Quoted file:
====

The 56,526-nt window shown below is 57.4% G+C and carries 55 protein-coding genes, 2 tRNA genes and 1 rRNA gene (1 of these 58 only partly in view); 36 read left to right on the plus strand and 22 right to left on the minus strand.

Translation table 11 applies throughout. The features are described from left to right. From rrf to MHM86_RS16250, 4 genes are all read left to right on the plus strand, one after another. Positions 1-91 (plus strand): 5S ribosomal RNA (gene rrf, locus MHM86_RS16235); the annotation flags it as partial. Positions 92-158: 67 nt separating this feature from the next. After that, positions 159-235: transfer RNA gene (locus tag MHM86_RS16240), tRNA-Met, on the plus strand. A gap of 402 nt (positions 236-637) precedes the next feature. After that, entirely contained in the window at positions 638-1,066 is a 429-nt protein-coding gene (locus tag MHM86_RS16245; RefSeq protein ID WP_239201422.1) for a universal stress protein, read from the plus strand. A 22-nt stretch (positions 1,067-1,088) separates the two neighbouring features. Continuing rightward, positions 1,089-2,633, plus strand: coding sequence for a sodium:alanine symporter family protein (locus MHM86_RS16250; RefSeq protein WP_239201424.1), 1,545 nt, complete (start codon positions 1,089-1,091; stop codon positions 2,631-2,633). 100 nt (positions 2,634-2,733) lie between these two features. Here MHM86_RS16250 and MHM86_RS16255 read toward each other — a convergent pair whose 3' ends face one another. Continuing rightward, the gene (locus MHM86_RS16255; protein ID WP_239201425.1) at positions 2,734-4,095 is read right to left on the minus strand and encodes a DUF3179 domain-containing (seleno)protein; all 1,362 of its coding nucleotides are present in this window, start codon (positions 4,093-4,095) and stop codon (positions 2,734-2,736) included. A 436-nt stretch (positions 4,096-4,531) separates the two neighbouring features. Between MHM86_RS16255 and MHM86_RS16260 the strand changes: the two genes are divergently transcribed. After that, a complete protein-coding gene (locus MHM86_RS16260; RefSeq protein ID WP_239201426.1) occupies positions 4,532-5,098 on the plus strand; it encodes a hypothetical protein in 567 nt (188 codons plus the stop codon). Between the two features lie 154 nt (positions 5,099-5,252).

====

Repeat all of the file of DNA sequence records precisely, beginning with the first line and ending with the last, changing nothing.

The 56,526-nt window shown below is 57.4% G+C and carries 55 protein-coding genes, 2 tRNA genes and 1 rRNA gene (1 of these 58 only partly in view); 36 read left to right on the plus strand and 22 right to left on the minus strand.

Translation table 11 applies throughout. The features are described from left to right. From rrf to MHM86_RS16250, 4 genes are all read left to right on the plus strand, one after another. Positions 1-91 (plus strand): 5S ribosomal RNA (gene rrf, locus MHM86_RS16235); the annotation flags it as partial. Positions 92-158: 67 nt separating this feature from the next. After that, positions 159-235: transfer RNA gene (locus tag MHM86_RS16240), tRNA-Met, on the plus strand. A gap of 402 nt (positions 236-637) precedes the next feature. After that, entirely contained in the window at positions 638-1,066 is a 429-nt protein-coding gene (locus tag MHM86_RS16245; RefSeq protein ID WP_239201422.1) for a universal stress protein, read from the plus strand. A 22-nt stretch (positions 1,067-1,088) separates the two neighbouring features. Continuing rightward, positions 1,089-2,633, plus strand: coding sequence for a sodium:alanine symporter family protein (locus MHM86_RS16250; RefSeq protein WP_239201424.1), 1,545 nt, complete (start codon positions 1,089-1,091; stop codon positions 2,631-2,633). 100 nt (positions 2,634-2,733) lie between these two features. Here MHM86_RS16250 and MHM86_RS16255 read toward each other — a convergent pair whose 3' ends face one another. Continuing rightward, the gene (locus MHM86_RS16255; protein ID WP_239201425.1) at positions 2,734-4,095 is read right to left on the minus strand and encodes a DUF3179 domain-containing (seleno)protein; all 1,362 of its coding nucleotides are present in this window, start codon (positions 4,093-4,095) and stop codon (positions 2,734-2,736) included. A 436-nt stretch (positions 4,096-4,531) separates the two neighbouring features. Between MHM86_RS16255 and MHM86_RS16260 the strand changes: the two genes are divergently transcribed. After that, a complete protein-coding gene (locus MHM86_RS16260; RefSeq protein ID WP_239201426.1) occupies positions 4,532-5,098 on the plus strand; it encodes a hypothetical protein in 567 nt (188 codons plus the stop codon). Between the two features lie 154 nt (positions 5,099-5,252).